ABUJA, NIGERIA – Nigeria on Monday rejected conditions set out by Boko Haram leader Abubakar Shekau for the release of more than 200 schoolgirls held hostage by the Islamists.
Asked if the government would reject the suggestion by Shekau in a new video that the girls may be released once Nigeria frees all militant prisoners, Interior Minister Abba Moro said: “Of course.”
“The issue in question is not about Boko Haram . . . giving conditions,” he said.
Shekau made the claim in a video obtained Monday claiming to show about 130 of the 276 girls abducted from their school in the remote northeastern town of Chibok, in Borno state, on April 14.
“We will never release them (the girls) until after you release our brethren,” he said.
The video shows dozens of abducted schoolgirls, covered in jihab and praying in Arabic. It is the first public sight of the girls since more than 300 were kidnapped from a northeastern school the night of April 14 — exactly four weeks ago.
Families have said most girls abducted are Christians but the about 100 shown under a tree in the video recite Muslim prayers in Arabic. Many are barefoot. Some appear fearful, others desolate.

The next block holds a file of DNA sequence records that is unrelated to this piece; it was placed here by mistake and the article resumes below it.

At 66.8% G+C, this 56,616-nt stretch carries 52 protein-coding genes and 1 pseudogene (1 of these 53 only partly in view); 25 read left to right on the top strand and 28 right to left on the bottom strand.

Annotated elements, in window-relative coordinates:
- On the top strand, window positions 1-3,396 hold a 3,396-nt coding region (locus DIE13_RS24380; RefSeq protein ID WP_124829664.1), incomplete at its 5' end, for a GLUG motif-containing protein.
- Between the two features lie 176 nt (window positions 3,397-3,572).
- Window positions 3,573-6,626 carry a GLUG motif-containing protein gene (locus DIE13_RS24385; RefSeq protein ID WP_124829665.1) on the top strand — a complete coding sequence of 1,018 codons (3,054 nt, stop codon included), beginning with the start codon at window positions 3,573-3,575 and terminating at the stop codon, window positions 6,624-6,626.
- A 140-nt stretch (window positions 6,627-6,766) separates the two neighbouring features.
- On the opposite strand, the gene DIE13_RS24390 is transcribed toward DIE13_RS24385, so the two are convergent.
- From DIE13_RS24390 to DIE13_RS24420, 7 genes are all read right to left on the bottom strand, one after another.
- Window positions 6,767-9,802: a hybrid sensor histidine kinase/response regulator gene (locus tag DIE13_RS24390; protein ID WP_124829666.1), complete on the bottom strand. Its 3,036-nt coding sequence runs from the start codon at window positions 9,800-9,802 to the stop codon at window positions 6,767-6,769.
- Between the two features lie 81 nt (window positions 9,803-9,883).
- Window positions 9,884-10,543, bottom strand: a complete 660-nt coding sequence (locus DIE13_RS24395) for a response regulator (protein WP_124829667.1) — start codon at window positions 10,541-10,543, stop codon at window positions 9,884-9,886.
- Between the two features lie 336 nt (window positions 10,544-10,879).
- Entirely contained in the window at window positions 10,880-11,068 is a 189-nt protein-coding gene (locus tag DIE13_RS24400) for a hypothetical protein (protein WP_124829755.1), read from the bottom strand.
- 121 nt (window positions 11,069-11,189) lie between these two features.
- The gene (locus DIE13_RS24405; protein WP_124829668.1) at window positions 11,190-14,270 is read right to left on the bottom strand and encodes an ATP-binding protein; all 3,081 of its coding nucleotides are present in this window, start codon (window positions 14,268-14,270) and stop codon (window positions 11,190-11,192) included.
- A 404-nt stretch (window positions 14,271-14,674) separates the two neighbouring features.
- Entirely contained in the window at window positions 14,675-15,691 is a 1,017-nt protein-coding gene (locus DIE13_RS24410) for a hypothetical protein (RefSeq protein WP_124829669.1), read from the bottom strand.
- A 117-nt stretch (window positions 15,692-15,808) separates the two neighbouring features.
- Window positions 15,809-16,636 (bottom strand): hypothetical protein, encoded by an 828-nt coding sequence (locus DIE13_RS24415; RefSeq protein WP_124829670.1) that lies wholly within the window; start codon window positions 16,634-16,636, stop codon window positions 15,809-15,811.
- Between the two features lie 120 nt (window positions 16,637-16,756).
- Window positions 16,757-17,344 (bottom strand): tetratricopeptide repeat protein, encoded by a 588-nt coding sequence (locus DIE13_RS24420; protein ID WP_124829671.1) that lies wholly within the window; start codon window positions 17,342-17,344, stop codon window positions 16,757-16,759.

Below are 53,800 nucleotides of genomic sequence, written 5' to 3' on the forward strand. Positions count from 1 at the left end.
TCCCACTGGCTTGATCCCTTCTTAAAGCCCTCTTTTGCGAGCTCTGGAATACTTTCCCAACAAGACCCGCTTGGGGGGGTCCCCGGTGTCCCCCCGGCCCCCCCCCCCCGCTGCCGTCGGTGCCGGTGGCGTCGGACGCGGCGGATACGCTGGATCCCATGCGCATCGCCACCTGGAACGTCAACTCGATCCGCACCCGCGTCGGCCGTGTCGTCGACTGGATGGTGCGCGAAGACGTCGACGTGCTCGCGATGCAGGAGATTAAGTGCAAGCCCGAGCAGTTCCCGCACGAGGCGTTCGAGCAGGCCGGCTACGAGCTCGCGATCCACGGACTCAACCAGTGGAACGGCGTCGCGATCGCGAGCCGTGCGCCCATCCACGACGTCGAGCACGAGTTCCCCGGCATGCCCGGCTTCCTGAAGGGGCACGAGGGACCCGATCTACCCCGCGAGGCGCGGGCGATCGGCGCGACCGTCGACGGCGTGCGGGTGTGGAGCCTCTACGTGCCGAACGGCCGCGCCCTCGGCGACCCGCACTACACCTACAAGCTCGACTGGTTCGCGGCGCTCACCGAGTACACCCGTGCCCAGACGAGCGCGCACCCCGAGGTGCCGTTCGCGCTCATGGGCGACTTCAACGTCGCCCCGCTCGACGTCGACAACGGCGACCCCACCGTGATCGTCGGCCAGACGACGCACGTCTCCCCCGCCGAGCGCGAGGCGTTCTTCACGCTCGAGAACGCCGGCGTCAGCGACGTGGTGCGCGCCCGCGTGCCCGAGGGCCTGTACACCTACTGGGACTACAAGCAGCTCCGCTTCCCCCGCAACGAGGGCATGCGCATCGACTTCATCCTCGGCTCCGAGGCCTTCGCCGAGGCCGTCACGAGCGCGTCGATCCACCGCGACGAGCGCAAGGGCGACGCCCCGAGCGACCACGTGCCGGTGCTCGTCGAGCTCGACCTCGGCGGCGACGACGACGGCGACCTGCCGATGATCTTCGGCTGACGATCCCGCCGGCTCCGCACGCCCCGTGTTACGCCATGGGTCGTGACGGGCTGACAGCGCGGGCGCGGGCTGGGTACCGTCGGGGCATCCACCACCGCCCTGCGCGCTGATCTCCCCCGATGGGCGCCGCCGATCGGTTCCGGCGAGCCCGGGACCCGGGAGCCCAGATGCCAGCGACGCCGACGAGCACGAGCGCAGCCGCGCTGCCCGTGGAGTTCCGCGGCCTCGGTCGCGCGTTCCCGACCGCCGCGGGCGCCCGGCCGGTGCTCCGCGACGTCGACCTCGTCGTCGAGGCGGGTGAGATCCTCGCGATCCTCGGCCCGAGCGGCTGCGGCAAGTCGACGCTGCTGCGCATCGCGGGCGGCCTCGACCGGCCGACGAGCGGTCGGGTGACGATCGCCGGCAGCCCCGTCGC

Fifty-three escaped by themselves and 276 are missing, police say.
The video received Monday by The Associated Press came through channels that have provided previous messages from Boko Haram leader Abubakar Shekau, who speaks in the video in the Hausa language of northern Nigeria. He is shown in military fatigues cradling an assault rifle on the video that is imprinted with the Boko Haram insignia of a Koran resting on two crossed assault rifles and below the black Jihadi flag.
The United States put a $7 million ransom on Shekau’s head last year.
The militant leader, who has made prisoner exchange demands before, said that some of the teenagers had converted from Christianity to Islam.
The International Crisis Group said in a report published last month that Boko Haram had written an open letter in 2011 to the governor of northern Kano state, demanding the release of detainees.
Shekau repeated the demand in a video released last week claiming responsibility for the mass kidnapping that has sparked global condemnation and calls for action.
Nigeria’s military has been accused of rounding up thousands of Boko Haram suspects, including women and children, and holding them in atrocious conditions that have been criticized by rights groups.
On March 14, Boko Haram fighters stormed the notorious Giwa military barracks in the state capital of Borno, Maiduguri, freeing hundreds of militants.
Amnesty International, however, said on March 31 that there was “credible evidence” that more than 600 people, most of them unarmed recaptured detainees, were summarily killed in the military response.